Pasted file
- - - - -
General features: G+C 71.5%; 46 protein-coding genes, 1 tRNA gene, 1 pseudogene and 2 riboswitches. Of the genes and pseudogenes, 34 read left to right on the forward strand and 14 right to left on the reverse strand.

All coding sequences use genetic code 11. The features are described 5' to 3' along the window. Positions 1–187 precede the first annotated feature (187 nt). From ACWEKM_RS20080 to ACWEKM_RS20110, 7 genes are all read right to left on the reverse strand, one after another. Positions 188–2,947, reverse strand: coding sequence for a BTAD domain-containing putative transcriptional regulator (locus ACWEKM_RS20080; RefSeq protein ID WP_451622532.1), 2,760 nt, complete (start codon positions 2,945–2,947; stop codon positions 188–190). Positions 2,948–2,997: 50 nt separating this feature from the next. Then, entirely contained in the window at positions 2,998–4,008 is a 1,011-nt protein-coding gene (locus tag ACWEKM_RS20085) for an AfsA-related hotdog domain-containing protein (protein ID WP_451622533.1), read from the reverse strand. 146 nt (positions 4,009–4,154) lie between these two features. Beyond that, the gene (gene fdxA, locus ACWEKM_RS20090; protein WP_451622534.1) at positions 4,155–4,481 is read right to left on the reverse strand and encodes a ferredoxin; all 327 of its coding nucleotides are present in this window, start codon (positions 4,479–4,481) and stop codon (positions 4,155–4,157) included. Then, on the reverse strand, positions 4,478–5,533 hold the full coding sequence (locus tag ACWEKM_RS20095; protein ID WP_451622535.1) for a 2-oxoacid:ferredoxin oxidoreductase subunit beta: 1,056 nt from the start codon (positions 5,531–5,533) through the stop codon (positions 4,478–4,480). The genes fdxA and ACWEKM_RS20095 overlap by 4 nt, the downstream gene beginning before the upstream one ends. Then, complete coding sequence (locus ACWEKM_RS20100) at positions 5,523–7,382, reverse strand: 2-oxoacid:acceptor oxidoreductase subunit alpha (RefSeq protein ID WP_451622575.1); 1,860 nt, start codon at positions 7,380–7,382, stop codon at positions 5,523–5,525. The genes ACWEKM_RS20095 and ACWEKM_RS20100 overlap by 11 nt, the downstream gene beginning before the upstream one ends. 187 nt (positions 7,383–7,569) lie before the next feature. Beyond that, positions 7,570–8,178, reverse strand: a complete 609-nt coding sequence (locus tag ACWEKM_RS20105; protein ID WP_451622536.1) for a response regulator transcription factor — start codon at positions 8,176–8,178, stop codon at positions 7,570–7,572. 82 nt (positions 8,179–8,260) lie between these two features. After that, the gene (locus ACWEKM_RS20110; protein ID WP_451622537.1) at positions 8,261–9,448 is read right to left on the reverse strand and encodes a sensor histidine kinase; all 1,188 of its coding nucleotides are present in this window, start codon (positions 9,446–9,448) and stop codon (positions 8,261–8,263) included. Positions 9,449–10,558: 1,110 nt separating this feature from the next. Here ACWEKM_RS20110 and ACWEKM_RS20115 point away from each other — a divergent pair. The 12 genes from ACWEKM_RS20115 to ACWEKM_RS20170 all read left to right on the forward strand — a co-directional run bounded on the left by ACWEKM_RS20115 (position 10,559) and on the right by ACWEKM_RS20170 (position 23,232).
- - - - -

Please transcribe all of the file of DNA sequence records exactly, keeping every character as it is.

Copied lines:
General features: G+C 71.5%; 46 protein-coding genes, 1 tRNA gene, 1 pseudogene and 2 riboswitches. Of the genes and pseudogenes, 34 read left to right on the forward strand and 14 right to left on the reverse strand.

All coding sequences use genetic code 11. The features are described 5' to 3' along the window. Positions 1–187 precede the first annotated feature (187 nt). From ACWEKM_RS20080 to ACWEKM_RS20110, 7 genes are all read right to left on the reverse strand, one after another. Positions 188–2,947, reverse strand: coding sequence for a BTAD domain-containing putative transcriptional regulator (locus ACWEKM_RS20080; RefSeq protein ID WP_451622532.1), 2,760 nt, complete (start codon positions 2,945–2,947; stop codon positions 188–190). Positions 2,948–2,997: 50 nt separating this feature from the next. Then, entirely contained in the window at positions 2,998–4,008 is a 1,011-nt protein-coding gene (locus tag ACWEKM_RS20085) for an AfsA-related hotdog domain-containing protein (protein ID WP_451622533.1), read from the reverse strand. 146 nt (positions 4,009–4,154) lie between these two features. Beyond that, the gene (gene fdxA, locus ACWEKM_RS20090; protein WP_451622534.1) at positions 4,155–4,481 is read right to left on the reverse strand and encodes a ferredoxin; all 327 of its coding nucleotides are present in this window, start codon (positions 4,479–4,481) and stop codon (positions 4,155–4,157) included. Then, on the reverse strand, positions 4,478–5,533 hold the full coding sequence (locus tag ACWEKM_RS20095; protein ID WP_451622535.1) for a 2-oxoacid:ferredoxin oxidoreductase subunit beta: 1,056 nt from the start codon (positions 5,531–5,533) through the stop codon (positions 4,478–4,480). The genes fdxA and ACWEKM_RS20095 overlap by 4 nt, the downstream gene beginning before the upstream one ends. Then, complete coding sequence (locus ACWEKM_RS20100) at positions 5,523–7,382, reverse strand: 2-oxoacid:acceptor oxidoreductase subunit alpha (RefSeq protein ID WP_451622575.1); 1,860 nt, start codon at positions 7,380–7,382, stop codon at positions 5,523–5,525. The genes ACWEKM_RS20095 and ACWEKM_RS20100 overlap by 11 nt, the downstream gene beginning before the upstream one ends. 187 nt (positions 7,383–7,569) lie before the next feature. Beyond that, positions 7,570–8,178, reverse strand: a complete 609-nt coding sequence (locus tag ACWEKM_RS20105; protein ID WP_451622536.1) for a response regulator transcription factor — start codon at positions 8,176–8,178, stop codon at positions 7,570–7,572. 82 nt (positions 8,179–8,260) lie between these two features. After that, the gene (locus ACWEKM_RS20110; protein ID WP_451622537.1) at positions 8,261–9,448 is read right to left on the reverse strand and encodes a sensor histidine kinase; all 1,188 of its coding nucleotides are present in this window, start codon (positions 9,446–9,448) and stop codon (positions 8,261–8,263) included. Positions 9,449–10,558: 1,110 nt separating this feature from the next. Here ACWEKM_RS20110 and ACWEKM_RS20115 point away from each other — a divergent pair. The 12 genes from ACWEKM_RS20115 to ACWEKM_RS20170 all read left to right on the forward strand — a co-directional run bounded on the left by ACWEKM_RS20115 (position 10,559) and on the right by ACWEKM_RS20170 (position 23,232).